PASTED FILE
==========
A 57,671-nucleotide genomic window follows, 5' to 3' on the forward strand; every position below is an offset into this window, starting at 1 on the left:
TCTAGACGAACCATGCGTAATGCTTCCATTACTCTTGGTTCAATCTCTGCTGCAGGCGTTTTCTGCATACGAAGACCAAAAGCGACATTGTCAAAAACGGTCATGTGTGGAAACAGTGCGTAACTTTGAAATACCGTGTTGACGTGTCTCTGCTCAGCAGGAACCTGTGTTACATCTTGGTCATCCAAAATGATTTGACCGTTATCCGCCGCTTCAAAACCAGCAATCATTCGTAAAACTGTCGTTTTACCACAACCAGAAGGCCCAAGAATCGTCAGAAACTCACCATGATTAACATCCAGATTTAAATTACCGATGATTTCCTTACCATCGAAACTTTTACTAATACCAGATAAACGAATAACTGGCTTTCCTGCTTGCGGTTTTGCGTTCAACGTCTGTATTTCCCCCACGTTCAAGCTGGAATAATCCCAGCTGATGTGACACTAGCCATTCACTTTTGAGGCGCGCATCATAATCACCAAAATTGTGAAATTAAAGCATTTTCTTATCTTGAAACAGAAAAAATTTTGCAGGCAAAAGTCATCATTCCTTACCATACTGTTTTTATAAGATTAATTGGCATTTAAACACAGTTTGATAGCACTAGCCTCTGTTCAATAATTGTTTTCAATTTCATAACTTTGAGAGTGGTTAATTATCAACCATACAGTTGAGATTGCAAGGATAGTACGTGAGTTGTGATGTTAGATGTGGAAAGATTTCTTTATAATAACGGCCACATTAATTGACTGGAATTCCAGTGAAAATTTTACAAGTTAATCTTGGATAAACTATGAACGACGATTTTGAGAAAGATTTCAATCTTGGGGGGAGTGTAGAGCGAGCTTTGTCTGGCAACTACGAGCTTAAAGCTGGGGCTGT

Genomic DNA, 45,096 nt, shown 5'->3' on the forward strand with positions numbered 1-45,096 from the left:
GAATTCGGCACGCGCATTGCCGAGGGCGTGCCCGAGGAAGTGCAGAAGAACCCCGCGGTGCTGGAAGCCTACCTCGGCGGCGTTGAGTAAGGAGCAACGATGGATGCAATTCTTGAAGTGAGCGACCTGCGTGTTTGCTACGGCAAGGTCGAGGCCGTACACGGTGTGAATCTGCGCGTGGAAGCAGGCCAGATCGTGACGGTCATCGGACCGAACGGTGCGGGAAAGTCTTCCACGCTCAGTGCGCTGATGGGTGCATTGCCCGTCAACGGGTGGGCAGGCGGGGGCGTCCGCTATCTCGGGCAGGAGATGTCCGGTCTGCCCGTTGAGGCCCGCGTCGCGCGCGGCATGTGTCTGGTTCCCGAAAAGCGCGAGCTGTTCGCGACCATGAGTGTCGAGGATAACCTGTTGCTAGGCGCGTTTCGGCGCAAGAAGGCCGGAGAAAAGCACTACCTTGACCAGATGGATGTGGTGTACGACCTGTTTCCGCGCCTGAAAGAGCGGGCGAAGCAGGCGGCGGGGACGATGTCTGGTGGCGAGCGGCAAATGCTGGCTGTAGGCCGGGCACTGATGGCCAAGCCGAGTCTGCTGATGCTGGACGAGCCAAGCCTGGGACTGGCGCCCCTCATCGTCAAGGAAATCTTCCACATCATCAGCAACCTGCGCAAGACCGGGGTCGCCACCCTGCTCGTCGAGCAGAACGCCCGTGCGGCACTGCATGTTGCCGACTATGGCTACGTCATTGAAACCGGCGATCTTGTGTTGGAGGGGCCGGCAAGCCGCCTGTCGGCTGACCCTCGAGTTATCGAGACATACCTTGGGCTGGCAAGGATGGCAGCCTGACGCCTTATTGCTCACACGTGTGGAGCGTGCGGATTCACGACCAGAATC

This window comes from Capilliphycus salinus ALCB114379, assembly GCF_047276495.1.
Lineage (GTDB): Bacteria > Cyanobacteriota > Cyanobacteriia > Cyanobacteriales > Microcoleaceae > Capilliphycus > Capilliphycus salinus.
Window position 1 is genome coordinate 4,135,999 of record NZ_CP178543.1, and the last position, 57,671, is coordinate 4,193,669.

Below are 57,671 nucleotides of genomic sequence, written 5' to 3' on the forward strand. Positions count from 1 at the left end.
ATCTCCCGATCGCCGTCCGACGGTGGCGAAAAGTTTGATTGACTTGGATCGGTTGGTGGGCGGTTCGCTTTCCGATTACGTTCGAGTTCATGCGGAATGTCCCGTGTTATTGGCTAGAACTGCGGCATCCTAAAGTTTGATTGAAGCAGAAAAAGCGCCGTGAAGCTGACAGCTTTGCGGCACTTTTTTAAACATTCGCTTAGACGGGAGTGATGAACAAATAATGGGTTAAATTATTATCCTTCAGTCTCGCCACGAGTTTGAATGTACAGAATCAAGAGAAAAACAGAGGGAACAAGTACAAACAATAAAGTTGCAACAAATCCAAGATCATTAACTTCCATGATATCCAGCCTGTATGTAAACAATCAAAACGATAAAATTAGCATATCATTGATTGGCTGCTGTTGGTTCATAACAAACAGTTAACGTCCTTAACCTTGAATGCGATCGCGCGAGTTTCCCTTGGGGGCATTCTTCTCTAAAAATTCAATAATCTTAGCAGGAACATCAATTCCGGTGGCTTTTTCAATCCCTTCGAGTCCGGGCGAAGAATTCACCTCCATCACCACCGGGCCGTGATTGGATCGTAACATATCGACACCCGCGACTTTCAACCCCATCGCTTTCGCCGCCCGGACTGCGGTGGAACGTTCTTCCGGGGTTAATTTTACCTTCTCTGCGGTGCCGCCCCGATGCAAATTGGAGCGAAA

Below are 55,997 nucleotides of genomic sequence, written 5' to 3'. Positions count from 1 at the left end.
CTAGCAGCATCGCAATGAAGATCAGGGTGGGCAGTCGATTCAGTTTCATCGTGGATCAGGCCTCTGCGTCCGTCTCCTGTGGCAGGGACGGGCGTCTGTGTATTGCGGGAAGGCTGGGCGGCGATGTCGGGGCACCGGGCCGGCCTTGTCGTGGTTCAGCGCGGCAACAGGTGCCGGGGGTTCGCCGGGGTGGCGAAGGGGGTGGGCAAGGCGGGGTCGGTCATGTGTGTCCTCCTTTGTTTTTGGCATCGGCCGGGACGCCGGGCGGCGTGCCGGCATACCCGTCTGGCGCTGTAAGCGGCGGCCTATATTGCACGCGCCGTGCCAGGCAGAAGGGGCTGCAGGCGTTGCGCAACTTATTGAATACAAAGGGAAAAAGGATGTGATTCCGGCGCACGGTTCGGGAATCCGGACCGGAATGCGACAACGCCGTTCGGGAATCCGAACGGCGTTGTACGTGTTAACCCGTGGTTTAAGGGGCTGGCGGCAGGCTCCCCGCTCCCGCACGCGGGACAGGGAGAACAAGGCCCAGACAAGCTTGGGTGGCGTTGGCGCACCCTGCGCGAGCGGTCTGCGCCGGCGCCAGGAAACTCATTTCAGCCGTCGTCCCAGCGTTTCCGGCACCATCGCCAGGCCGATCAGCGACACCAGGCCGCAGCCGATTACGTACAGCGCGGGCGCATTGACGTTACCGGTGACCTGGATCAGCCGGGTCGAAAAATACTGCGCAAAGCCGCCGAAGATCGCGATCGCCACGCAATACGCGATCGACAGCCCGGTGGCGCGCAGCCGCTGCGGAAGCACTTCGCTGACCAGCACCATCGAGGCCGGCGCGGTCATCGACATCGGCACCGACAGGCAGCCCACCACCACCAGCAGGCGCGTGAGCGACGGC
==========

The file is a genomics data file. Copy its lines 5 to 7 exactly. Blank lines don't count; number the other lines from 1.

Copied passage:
This window comes from Capilliphycus salinus ALCB114379, assembly GCF_047276495.1.
Lineage (GTDB): Bacteria > Cyanobacteriota > Cyanobacteriia > Cyanobacteriales > Microcoleaceae > Capilliphycus > Capilliphycus salinus.
Window position 1 is genome coordinate 4,135,999 of record NZ_CP178543.1, and the last position, 57,671, is coordinate 4,193,669.